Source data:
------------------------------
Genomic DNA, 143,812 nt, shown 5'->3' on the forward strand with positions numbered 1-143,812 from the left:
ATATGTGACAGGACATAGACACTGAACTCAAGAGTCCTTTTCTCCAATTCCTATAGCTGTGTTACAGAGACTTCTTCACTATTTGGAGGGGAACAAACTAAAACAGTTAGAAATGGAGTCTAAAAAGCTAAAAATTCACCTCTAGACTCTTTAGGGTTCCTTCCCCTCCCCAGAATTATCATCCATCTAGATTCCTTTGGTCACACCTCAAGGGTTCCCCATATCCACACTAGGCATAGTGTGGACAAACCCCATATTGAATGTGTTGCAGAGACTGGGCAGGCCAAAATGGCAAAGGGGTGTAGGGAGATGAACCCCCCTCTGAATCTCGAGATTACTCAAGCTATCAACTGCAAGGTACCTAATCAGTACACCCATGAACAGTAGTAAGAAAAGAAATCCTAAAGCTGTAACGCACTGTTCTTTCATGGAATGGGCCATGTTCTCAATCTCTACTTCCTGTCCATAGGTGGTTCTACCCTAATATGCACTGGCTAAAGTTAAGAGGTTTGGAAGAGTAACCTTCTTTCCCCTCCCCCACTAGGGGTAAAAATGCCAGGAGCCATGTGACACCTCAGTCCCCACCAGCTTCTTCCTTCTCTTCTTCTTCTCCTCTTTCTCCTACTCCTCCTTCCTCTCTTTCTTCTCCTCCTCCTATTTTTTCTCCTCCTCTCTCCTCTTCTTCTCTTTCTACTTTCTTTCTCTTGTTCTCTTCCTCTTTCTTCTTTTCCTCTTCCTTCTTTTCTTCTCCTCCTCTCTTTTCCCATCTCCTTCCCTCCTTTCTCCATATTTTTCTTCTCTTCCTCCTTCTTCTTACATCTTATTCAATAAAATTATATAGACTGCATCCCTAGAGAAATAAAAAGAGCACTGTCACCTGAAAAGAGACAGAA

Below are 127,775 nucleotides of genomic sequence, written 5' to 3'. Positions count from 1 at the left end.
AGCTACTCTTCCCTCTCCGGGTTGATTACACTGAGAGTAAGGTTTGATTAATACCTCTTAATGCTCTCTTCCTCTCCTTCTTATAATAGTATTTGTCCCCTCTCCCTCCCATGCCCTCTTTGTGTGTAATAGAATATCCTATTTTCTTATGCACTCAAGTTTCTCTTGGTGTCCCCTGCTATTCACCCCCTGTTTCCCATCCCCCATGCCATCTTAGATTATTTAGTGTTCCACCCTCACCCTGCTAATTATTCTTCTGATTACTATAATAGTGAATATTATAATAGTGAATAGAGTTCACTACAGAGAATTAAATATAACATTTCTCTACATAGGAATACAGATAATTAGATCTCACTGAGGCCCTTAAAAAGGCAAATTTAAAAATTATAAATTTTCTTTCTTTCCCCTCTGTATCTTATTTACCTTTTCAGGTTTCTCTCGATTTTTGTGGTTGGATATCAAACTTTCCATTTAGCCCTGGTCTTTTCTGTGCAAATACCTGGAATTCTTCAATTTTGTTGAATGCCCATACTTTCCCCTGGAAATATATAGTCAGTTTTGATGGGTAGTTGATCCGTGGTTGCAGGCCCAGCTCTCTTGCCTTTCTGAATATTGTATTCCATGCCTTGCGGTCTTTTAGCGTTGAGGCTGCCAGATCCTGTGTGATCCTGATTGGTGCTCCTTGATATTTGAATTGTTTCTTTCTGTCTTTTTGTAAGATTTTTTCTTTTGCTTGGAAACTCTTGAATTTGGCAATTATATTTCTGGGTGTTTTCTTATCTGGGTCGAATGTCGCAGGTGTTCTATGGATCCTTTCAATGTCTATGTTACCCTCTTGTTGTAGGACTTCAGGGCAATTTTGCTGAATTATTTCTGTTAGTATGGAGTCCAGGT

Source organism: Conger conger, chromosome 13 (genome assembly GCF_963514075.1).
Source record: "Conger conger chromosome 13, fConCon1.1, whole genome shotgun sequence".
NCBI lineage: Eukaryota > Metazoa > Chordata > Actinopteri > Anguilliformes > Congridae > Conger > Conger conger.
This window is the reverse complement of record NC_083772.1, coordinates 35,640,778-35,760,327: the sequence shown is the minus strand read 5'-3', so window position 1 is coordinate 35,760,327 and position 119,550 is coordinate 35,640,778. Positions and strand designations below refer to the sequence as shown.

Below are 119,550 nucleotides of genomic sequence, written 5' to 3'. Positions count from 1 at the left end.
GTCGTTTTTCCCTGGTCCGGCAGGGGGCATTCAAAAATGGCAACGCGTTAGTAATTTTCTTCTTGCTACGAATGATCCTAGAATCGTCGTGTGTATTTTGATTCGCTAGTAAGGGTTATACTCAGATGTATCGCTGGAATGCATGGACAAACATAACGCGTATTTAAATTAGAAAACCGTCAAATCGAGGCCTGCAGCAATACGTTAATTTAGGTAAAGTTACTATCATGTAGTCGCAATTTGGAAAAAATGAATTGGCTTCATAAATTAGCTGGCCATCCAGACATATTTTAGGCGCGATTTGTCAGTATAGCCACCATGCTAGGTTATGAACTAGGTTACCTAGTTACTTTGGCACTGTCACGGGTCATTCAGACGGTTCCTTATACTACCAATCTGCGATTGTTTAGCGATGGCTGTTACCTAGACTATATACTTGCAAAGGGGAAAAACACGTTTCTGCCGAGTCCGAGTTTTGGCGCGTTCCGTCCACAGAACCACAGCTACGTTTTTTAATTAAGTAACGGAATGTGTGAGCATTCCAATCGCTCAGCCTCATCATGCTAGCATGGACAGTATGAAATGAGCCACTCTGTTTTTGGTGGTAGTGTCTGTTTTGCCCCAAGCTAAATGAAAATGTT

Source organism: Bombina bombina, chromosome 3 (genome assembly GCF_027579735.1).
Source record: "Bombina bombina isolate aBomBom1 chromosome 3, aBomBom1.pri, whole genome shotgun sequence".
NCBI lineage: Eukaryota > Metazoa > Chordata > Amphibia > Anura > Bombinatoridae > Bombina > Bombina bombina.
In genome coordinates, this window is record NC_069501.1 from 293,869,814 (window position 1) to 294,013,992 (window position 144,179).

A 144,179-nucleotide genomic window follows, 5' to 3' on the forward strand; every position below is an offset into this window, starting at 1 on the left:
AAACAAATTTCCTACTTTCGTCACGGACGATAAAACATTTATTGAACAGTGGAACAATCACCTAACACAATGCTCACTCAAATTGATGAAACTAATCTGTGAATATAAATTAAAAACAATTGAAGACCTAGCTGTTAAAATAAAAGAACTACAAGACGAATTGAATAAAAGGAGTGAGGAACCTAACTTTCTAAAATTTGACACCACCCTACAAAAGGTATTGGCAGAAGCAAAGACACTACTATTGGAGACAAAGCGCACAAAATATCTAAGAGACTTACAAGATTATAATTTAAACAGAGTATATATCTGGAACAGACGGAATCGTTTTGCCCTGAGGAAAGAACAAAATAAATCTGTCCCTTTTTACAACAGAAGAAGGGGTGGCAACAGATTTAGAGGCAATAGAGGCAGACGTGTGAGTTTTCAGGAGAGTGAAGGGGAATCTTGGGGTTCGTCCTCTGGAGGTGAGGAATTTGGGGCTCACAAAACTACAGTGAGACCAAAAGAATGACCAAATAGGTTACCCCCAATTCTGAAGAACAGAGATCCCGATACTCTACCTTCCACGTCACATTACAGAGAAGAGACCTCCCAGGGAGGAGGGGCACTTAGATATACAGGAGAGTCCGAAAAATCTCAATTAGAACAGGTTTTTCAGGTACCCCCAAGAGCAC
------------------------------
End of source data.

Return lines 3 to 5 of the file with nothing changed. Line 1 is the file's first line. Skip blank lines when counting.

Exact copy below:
Below are 127,775 nucleotides of genomic sequence, written 5' to 3'. Positions count from 1 at the left end.
AGCTACTCTTCCCTCTCCGGGTTGATTACACTGAGAGTAAGGTTTGATTAATACCTCTTAATGCTCTCTTCCTCTCCTTCTTATAATAGTATTTGTCCCCTCTCCCTCCCATGCCCTCTTTGTGTGTAATAGAATATCCTATTTTCTTATGCACTCAAGTTTCTCTTGGTGTCCCCTGCTATTCACCCCCTGTTTCCCATCCCCCATGCCATCTTAGATTATTTAGTGTTCCACCCTCACCCTGCTAATTATTCTTCTGATTACTATAATAGTGAATATTATAATAGTGAATAGAGTTCACTACAGAGAATTAAATATAACATTTCTCTACATAGGAATACAGATAATTAGATCTCACTGAGGCCCTTAAAAAGGCAAATTTAAAAATTATAAATTTTCTTTCTTTCCCCTCTGTATCTTATTTACCTTTTCAGGTTTCTCTCGATTTTTGTGGTTGGATATCAAACTTTCCATTTAGCCCTGGTCTTTTCTGTGCAAATACCTGGAATTCTTCAATTTTGTTGAATGCCCATACTTTCCCCTGGAAATATATAGTCAGTTTTGATGGGTAGTTGATCCGTGGTTGCAGGCCCAGCTCTCTTGCCTTTCTGAATATTGTATTCCATGCCTTGCGGTCTTTTAGCGTTGAGGCTGCCAGATCCTGTGTGATCCTGATTGGTGCTCCTTGATATTTGAATTGTTTCTTTCTGTCTTTTTGTAAGATTTTTTCTTTTGCTTGGAAACTCTTGAATTTGGCAATTATATTTCTGGGTGTTTTCTTATCTGGGTCGAATGTCGCAGGTGTTCTATGGATCCTTTCAATGTCTATGTTACCCTCTTGTTGTAGGACTTCAGGGCAATTTTGCTGAATTATTTCTGTTAGTATGGAGTCCAGGT

Source organism: Conger conger, chromosome 13 (genome assembly GCF_963514075.1).